the accused's behest and for the flimsiest of reasons. If anything,
the learned Magistrate was over-indulgent to the accused and I say
without hesitation that had I been sitting in his place, I would not
have granted postponements for the reasons advanced by the accused,
which clearly contributed to the delay in finalising the trial and
causing manifold inconveniences to Crown witnesses in the process.
evidence in this Count is again very clear. PW 6 Celumusa Lukhele
testified how on the 1st June 2001, around mid-day, two male persons
came into the shop where he worked at Mphaphati General Dealer. One
of these persons was carrying a dirty E20.00 note and asked to buy a
Fanta Orange drink. As PW 6 took the drink from the refrigerator, one
of the persons produced a firearm and, pointed it to PW 6. PW 6
raised an alarm and tried to flee, whereupon the other person, who
was carrying a knife approached and fought with PW 6. He placed the
knife on PW 6's neck. PW 6 managed to escape to tell some people at a
construction site of the ordeal.
saw the assailants leaving the shop later and on return there found
that a cash box and an amount of E100.00 was missing together with a
litre of Fanta Orange. He reported this to the Police. PW 6 testified
that he saw the man wielding the firearm, described his clothes and
informed the Court that his face was not covered whereas the other's
face was covered with a balaclava.
the circumstances, I do find that PW 6's identification of the
accused can in the circumstances be relied on. Furthermore PW 7
Babane Nyawo testified how he was asked
the Police to go with them and where the accused pointed out the cash
moneybox and the 1 litre Fanta bottle. These items fitted the
description of those that were taken by the robbers from PW 6's shop.
These were found in a bush in a place called Diliza. This evidence
shows beyond doubt that the accused was one of the robbers and I may
mention that there is a similarity in the robbery offences in those
cases, where the accused would not cover his face and was accompanied
by a cautious knife-wielding robber, who concealed his face.
Furthermore, the firearm that was found in the accused's possession
in any event fits the description given by PW 6. Another noteworthy
factor is that there was one day between these two robberies.
is my view, in view of the foregoing that the appeal against
conviction is liable to fail and is therefor dismissed. Regarding the
issue of sentence, the accused failed to advance any arguments which
could show that there was a misdirection or gross irregularity
committed by the Court a quo in meting out the sentence it did. All
that the accused did was to implore this Court to order all the
sentences to run concurrently.
applicable principles on questions of interference with the sentence
of the trial Court were stated with absolute clarity by Mahomed C.J.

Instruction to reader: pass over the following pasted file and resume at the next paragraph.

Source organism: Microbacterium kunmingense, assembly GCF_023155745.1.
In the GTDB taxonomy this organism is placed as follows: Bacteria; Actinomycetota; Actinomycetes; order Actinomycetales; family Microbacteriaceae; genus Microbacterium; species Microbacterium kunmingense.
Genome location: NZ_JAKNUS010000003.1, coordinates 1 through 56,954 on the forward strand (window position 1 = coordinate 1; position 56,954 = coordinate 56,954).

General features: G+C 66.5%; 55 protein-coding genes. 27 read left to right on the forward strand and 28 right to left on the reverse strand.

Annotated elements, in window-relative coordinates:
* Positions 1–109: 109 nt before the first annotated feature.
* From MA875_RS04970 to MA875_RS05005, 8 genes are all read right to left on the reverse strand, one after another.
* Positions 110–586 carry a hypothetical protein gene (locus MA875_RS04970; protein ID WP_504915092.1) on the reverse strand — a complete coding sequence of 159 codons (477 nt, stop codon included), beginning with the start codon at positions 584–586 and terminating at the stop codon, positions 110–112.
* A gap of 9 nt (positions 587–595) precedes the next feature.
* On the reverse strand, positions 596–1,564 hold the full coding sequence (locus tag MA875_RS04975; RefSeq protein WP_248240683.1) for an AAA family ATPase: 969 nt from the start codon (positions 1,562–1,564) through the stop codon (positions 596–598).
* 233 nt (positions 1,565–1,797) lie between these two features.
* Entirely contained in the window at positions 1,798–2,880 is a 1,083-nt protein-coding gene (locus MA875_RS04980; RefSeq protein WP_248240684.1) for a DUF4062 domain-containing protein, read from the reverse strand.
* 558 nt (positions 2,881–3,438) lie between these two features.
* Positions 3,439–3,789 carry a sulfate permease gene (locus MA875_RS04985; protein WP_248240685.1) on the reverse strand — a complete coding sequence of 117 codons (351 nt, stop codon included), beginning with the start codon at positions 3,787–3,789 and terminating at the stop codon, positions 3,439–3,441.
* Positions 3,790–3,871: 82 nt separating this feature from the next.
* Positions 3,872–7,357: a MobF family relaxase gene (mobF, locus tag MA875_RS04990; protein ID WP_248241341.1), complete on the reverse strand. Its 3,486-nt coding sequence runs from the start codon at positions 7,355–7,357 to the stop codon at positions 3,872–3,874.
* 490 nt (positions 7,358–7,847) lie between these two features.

in S VS SHIKUNGA 2000 (1) SA 616 (NMSC) at 631 in the following
is trite law that the issue of sentencing is one which vests
discretion in the trial court. An Appeal Court will only interfere
with the exercise of this discretion where it is felt that the
sentence imposed is not a reasonable one or where the discretion has
not been judiciously exercised. The circumstances in which a Court of
Appeal will interfere with the sentence imposed by the trial Court
are where the trial Court has misdirected itself on the facts or the
law (S VS RABIE
(4) SA 855 (A); or where the sentence that is imposed is one which is
manifestly inappropriate and induces a sense of shock (S VS SNYDERS
(2) SA 694 A; or is such that a patent disparity exists between the
sentence that was imposed and the sentence that the Court of Appeal
would have imposed S VS ABT
(3) SA 214 (A); or where there is an over emphasis of the gravity of
the particular crime and an under - emphasis of the accused's
personal circumstances. ( S VS MASEKO 1982 (1) SA 99 (A) @ 102; S VS
(1) SACR 465 (A))"
is abundantly clear that the accused has failed to bring his matter
within any of the exceptions set out above. We cannot in the
circumstances interfere with the sentence duly considered and soberly
imposed by the trial Magistrate.
offences you committed were serious and involved the use of lethal
weapons on law-abiding citizens who were going about their business.
It is also clear that you were on a robbery spree and that if you had
not been apprehended after the second attempt, one wonders how many
victims you would have despoiled of their hard earned property.
Persons who engage in such nefarious schemes deserve to be put away
from circulation for a long time. The sentences fit you, the offences
and the interests of the community. I therefor find no justification
for disturbing the sentence.
sum, the appeal against both conviction and sentence be and is hereby